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What’s in a name? Shakespear revisited.

IN THE HIGH COURT OF DELHI AT NEW DELHI

CS(COMM) 679/2023

JINDAL INDUSTRIES PRIVATE LIMITED .... Plaintiff

versus

SUNCITY SHEETS PRIVATE

LIMITED AND ANR.

 

“What’s in a name?”  The Single Bench of the Delhi High Court used this line from the immortal play, Romeo and Juliet written by Shakespear when it passed a judgement on a trademark matter listed before it.


In a case before the Delhi High Court, the plaintiff sought an Interim Injunction restraining the defendants from using the mark  , or JINDAL per se, in any manner as it would infringe the plaintiff’s registered trademarks.


The Plaintiff is the registered proprietor, in terms of Section 18 of the Trade Marks Act, 1999, of the word mark JINDAL, in different Classes.


Defendant 1 is Suncity Sheets Pvt. Ltd. (“SSPL”) and Defendant 2 is Rachna Jindal, the proprietress of RN Jindal SS Tubes has applied for registration of the impugned mark and is the wife of Nitin Kumar Jindal, who is the Manager of  Defendant No. 1.


The Plaintiffs case:  

It was the Plaintiff’s case that the defendants have infringed the plaintiff’s registered trademarks by combining the initials of the Defendant No.2 and with the registered mark of the plaintiffs. 


The Defendant 2 has applied for registration of the impugned mark in her capacity as a sole proprietor of RN Jindal SS Tubes and the address provided in the application filed in the Registry for registration of the mark is the same as the address of the Defendant No.1, it is obvious that the Defendant Nos. 1 and 2 are in collusion.


The plaintiff’s registered word mark has entirely been subsumed in the impugned mark of the defendants and it is a clear case of infringement, within the meaning of Section 29(2)(b)3 of the Trade Marks Act, 1999. 


It is not the defendants case that the registration of the plaintiff’s mark “JINDAL” is invalid.

The plaintiff is entitled to an injunction on the aforesaid grounds.


The Defence


The Defendants argued that the “JINDAL” is a common surname and it is prima facie bona fide to use one’s own surname as a trademark. According to Sec. 35 of the Trademark Act, the same is registerable, however cannot be enforced. 


The plaintiff’s attempt to monopolize the use of the common surname, either by itself or with any other words or images, cannot succeed.     

                                                   

The defendant added that the defendants’ mark is distinctive as it combines “RNJ” with the image of the sun and the complete name of the defendant-concern “R N Jindal SS Tubes”.  It is, therefore, permitted by law and entitled to the protection of Section 35 of the Trademarks Act. 


There is no confusion between the mark of the defendant and the plaintiff.  The plaintiff’s word mark JINDAL and the defendants’ device mark are completely dissimilar when viewed as whole marks and the “added matter” in the impugned mark is sufficient to obviate any possibility of confusion and there is no case of passing off.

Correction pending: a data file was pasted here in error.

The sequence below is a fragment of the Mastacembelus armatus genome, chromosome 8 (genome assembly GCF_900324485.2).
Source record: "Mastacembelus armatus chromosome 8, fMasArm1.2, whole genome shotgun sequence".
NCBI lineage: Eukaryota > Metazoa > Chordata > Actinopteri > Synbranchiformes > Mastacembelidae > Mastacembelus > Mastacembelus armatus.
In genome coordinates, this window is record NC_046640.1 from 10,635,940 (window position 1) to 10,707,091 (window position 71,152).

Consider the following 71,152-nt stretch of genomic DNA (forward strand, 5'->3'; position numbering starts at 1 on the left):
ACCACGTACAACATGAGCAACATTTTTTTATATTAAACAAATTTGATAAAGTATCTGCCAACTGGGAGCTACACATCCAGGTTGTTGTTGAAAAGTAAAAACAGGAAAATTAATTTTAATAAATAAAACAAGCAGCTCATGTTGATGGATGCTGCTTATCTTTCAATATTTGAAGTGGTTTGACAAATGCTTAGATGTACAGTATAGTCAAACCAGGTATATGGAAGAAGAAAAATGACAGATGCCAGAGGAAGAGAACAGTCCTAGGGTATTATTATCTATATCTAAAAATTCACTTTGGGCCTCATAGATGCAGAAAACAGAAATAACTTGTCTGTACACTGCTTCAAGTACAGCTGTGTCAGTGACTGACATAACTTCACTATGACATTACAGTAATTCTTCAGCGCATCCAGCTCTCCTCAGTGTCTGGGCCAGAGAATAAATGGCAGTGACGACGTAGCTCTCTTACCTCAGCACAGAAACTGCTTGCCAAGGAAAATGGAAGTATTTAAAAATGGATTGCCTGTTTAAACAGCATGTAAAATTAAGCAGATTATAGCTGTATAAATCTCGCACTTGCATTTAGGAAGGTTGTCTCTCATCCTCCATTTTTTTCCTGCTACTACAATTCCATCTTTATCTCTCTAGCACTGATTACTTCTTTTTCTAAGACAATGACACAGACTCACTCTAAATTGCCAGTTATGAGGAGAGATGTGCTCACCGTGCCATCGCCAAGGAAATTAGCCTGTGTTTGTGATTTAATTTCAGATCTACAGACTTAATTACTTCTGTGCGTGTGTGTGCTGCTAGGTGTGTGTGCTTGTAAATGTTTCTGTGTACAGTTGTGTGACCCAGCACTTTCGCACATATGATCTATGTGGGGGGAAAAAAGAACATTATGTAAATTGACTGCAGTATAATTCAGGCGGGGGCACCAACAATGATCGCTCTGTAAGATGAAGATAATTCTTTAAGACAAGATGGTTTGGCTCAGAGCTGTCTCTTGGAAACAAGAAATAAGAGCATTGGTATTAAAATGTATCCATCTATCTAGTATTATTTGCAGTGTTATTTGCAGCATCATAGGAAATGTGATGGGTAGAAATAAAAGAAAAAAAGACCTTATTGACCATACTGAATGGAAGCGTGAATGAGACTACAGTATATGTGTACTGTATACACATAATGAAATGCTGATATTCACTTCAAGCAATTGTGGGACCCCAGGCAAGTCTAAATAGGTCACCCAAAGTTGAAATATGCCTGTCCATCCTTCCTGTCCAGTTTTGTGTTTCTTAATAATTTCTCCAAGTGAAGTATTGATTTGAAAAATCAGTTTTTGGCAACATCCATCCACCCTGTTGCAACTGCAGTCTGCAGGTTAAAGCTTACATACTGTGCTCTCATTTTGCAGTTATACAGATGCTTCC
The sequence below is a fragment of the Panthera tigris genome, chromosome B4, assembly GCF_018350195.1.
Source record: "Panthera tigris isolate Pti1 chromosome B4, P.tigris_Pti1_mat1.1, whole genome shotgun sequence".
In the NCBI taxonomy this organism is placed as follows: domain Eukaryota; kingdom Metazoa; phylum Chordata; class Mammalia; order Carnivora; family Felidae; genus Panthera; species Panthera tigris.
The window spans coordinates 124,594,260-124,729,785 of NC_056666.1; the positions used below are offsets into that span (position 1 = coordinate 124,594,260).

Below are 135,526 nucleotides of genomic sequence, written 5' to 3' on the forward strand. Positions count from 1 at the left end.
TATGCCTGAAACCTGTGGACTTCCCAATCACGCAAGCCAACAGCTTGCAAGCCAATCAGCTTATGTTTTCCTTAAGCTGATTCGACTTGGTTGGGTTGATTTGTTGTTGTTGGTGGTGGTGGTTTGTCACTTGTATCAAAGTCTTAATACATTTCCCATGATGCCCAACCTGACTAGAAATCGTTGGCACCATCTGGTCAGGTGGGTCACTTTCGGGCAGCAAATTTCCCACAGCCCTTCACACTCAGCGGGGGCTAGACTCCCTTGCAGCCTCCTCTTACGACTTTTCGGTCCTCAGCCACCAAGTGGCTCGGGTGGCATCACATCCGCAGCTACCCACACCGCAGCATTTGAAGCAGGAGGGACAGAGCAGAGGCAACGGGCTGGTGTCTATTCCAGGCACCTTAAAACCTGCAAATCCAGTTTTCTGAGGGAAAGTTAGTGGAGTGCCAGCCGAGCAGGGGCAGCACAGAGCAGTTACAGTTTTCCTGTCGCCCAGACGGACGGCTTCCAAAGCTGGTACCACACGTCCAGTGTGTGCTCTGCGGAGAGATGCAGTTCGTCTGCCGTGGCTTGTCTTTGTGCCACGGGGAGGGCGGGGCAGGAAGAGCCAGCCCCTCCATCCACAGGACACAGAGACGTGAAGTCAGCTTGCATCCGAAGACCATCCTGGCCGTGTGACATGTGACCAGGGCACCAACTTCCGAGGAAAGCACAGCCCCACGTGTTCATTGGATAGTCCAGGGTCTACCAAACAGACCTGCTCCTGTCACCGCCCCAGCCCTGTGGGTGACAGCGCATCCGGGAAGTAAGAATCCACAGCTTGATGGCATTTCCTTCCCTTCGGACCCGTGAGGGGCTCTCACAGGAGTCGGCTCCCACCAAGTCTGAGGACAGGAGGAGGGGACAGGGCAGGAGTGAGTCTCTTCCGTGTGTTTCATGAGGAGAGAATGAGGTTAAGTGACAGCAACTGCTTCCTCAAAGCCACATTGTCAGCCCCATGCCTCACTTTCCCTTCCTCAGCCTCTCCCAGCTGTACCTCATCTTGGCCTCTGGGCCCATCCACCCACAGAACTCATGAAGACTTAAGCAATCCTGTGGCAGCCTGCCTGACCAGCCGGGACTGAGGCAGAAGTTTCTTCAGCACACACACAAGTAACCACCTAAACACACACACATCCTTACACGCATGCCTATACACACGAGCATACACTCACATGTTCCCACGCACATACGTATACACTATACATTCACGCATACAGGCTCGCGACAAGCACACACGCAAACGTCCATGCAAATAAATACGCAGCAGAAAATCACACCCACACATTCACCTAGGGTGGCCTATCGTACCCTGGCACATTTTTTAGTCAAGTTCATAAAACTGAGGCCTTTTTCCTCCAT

Additionally, the plaintiff and the Defendants are in completely different businesses and the plaintiff cannot squat over the ‘JINDAL’ mark and prevent others from using it.


The Plaintiffs’ rejoinder :


During rejoinder, the plaintiff submitted that the Defendant 1 was an ex-licensee of the plaintiff who along with the defendant No. 2 has infringed the mark of the plaintiff. The Defendant No. 2 is the wife of one Mr. Nitin Jindal, who is also a former employee of the plaintiff.  


The Defendant is not entitled to claim the benefit of Section 35 of the Trademarks Act, by way of a “personal name defence”, as it is a corporate entity and therefore, the principle cannot apply here.


The court cannot ignore or overlook the aspects of infringement, deception, confusion because the surname of the Defendant 2 happens to be the same as that of the Plaintiffs name mark, as the Defendant 1 is seeking to do. 


The Plaintiffs are trying to do indirectly through Defendant 2, that which Section 35 does not permit it to do directly. 


According to the Plaintiffs, as a surname is also a “mark” within the meaning of Section 2(m)21, ergo, the bona fide use of the name of the defendant, as envisaged by Section 35(1), cannot include use of the name as a trademark. 


The Plaintiff added that the transactions between Defendant No. 1 and Defendant 2 are sham. The defendant No. 1 sells the goods to Defendant 2, who then sells it further to the final supplier, on the same truck and on the same day. Defendant 2 is, therefore, only a via media, with no experience in selling SS sheets or pipes. Both the Defendants have the same address and are situated in the same premises.


If the defendants are allowed the use of the impugned mark, it would wipe out the statutory right created in the plaintiff’s favour by virtue of the registrations obtained by it.


The defendants’ plea of lack of confusion, or of difference between the rival marks, is devoid of merit as the JINDAL word mark stands registered in favour of the plaintiff in Class 6 for steel poles etc., and the JINDAL COR word mark stands registered for steel pipes and tubes. The goods are, therefore, identical to those made and sold by the defendants.


The Defendants’ response:


The defendant argued that as a non obstante clause is enshrined in Section 35, the right to use the name in business, also encompasses its use as a trademark.  


Additionally, the protection under Section 35 is lost only if the use of the impugned mark results in actual confusion, not merely ‘likelihood’ of confusion. Moreover, the protection under Section 35 is not contingent on the existence of a family relationship. And in any case, there was no likelihood of confusion as the defendants’ and plaintiff’s marks were totally different. 


It was also clarified that the Defendant No. 1 was not a licensee of the plaintiff but was merely the purchaser of the plaintiff’s raw material. 


Order of the Court:


After hearing the parties, the court held:


There is no dispute that R N Jindal is the name of Defendant 2 and as per the protection granted to her by virtue of Section 35, the plaintiff cannot interfere with the Defendant using her own name, provided, the use is bona fide.